My very first project was a public awareness campaign, circulating mock presidential ballots featuring 20 prominent women who could be president. I thought that seeing a woman in the White House would inspire and empower many more women to step up and become leaders. When I told people that I wanted to elect a woman president, they said “Oh, that’s nice, Barbara.” At the time it was a radical idea.
At the same time we were distributing the mock presidential ballots, ten accomplished women ran for governor across the country. The two incumbents won — the eight others lost. That was an “a-ha” moment for me. I realized then that women face more challenges when they run for governor, and that if we wanted to see a woman in the White House, we first had to build a pipeline of qualified women to run for office at the highest levels. That’s when I started the nonpartisan Barbara Lee Family Foundation, and for the last two decades, we have been working to literally change the face of politics.
Last year, I ran into someone at a political event who knew me when I first started this work, and he playfully called me “The Paul Revere of women.” He joked that for years I had been saying “The women are coming!” And now, the women are here, and they’re here to stay. I believe that going forward, we will never see a presidential primary again without multiple women candidates on the debate stage.
Donald Trump’s election was clearly a catalyst for more women running for public office across the country as well as more women participating in the political arena. Is this a blip, like the Anita Hill post-bump in the early ‘90s, or a turning point?
My grandmother, Minnie, told me about what it was like growing up before women had the right to vote, and how she went to the polls for the very first time in 1920. She never missed an election in her 96 years. When I was at the first Boston Women’s March in 2017, I looked around Boston Common and realized that this is how my grandmother must have felt watching the suffragists march up Fifth Avenue in New York City in 1915. I could feel the electricity of the moment. Our research shows women are more politically engaged than ever. I believe in my heart this is more than a moment — it is a movement.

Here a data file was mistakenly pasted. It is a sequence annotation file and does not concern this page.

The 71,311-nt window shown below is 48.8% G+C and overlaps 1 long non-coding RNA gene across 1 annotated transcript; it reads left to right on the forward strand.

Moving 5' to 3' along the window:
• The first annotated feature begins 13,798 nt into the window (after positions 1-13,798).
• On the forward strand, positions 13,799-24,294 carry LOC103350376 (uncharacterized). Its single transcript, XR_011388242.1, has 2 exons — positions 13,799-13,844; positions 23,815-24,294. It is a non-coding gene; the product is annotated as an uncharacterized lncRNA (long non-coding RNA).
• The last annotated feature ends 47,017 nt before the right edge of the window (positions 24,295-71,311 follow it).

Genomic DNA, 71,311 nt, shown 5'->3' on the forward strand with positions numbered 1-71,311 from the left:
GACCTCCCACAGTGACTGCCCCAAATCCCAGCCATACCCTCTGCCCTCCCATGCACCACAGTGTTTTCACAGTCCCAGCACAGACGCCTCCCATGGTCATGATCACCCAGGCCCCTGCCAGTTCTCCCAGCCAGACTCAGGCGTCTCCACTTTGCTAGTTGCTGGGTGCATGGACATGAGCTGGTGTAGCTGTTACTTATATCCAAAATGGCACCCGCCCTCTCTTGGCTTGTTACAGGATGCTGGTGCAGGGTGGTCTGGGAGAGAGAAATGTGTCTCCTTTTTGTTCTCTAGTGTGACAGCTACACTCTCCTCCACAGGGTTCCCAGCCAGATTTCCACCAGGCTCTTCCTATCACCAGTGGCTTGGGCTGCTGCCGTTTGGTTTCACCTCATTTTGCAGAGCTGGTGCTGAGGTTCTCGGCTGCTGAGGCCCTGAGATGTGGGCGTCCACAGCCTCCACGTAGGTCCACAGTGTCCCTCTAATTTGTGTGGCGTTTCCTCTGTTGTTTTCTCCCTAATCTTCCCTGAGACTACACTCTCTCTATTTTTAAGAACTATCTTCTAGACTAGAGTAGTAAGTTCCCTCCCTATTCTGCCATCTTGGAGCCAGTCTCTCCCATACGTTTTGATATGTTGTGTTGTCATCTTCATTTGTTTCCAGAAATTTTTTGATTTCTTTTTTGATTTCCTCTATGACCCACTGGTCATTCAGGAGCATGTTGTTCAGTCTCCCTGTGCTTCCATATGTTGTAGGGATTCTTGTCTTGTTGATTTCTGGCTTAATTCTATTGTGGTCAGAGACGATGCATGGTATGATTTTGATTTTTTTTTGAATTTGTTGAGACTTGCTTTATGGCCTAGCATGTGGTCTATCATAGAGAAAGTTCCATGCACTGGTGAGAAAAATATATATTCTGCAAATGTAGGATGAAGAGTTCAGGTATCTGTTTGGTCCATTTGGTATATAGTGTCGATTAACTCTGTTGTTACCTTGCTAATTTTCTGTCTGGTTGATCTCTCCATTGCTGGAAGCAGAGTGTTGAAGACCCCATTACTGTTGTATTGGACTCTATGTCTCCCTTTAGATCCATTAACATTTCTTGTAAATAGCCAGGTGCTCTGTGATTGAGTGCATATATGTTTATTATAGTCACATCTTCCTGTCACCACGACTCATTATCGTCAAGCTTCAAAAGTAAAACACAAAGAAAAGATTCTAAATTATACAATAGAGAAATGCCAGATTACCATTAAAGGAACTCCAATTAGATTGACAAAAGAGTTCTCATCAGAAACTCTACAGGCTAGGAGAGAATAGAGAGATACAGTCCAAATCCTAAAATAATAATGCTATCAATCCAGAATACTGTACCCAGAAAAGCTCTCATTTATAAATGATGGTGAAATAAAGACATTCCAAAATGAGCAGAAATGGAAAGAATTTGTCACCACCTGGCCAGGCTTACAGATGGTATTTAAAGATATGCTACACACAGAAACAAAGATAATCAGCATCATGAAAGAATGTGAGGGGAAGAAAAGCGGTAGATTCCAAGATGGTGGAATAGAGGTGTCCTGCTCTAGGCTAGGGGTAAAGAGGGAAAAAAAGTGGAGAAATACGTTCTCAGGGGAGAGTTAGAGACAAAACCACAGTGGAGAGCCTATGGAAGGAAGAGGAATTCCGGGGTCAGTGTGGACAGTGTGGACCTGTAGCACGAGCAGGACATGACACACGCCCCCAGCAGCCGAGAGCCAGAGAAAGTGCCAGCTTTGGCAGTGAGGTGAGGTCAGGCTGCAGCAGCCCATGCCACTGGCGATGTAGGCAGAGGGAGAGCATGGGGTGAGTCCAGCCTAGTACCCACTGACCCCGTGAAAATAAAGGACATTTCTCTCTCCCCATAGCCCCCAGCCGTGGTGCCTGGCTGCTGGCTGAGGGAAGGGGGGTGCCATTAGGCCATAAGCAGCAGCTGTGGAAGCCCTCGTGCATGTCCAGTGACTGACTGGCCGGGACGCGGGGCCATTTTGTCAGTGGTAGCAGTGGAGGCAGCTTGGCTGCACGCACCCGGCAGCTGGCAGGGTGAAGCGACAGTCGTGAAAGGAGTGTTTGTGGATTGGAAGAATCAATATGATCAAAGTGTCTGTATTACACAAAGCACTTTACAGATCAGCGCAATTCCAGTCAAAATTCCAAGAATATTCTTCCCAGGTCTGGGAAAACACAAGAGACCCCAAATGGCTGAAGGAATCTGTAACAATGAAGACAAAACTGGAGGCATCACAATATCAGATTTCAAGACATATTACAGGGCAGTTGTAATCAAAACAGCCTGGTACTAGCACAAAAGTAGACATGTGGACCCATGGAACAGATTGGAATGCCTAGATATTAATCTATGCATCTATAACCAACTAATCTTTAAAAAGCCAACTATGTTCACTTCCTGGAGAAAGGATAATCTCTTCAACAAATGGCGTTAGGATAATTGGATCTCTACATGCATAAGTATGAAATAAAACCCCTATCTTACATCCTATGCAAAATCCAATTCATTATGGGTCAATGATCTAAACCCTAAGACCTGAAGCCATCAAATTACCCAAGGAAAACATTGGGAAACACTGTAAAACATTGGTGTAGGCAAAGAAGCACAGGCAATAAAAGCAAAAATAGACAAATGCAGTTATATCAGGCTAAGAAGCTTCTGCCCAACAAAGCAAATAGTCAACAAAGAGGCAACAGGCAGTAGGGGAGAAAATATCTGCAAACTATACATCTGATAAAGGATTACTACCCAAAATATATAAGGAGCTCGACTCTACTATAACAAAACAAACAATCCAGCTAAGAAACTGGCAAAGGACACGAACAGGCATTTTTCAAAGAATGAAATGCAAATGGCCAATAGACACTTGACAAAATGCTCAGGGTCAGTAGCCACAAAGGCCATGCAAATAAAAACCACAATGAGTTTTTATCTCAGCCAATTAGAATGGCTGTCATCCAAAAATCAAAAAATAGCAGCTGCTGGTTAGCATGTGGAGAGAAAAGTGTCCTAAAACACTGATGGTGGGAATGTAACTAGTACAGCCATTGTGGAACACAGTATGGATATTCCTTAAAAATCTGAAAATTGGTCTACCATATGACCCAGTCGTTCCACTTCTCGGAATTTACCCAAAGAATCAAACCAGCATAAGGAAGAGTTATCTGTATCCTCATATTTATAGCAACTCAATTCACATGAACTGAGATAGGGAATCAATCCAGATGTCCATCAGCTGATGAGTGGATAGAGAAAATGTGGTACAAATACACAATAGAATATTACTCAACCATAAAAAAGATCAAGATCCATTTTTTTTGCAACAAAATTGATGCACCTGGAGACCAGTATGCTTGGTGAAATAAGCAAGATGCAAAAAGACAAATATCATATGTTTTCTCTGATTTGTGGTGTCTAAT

Your foundation’s political research has shown clearly that women candidates face some unique obstacles. What are a few of these challenges and how can they be overcome?
One trend that has been consistent over time is that men are assumed to be qualified. They can simply release their resume, whereas women must prove they are qualified, and prove they can get results. That’s why during the 2020 cycle, we saw women candidates’ “electability” questioned more than their male opponents.
This past fall, my foundation released our largest research project ever — we comprehensively examined what it takes for women of diverse backgrounds to prove to voters they are ready to serve in executive office. We found that the idea that men are more electable than women is a tired myth, and that’s good news for the country!
Your organization has famously suggested that, unlike men, women need to be recruited and encouraged to run for political office. Can you mention one or two politicians you’ve personally encouraged to run who went on to get elected?
I always say women don’t run for office to seek fame and fortune, they run to solve problems. Over the past couple of years, women have been stepping up to run in record numbers.
I’ve come to think of myself as a talent scout. I’ve always been on the lookout for women who could be great leaders. And I’m proud that we now call my good friend Ayanna “Congresswoman Pressley.” I first met Ayanna many years ago, when she was working in constituent services for Senator John Kerry. I recognized her talent immediately, and she later told me that I was the first person ever to encourage her to run for office. She has since told me she was so shocked, she went right home after the event and called her mother. We are so lucky to have her powerful voice in Congress today. Ayanna has quickly become a national leader in the House of Representatives, especially when fighting for underserved populations.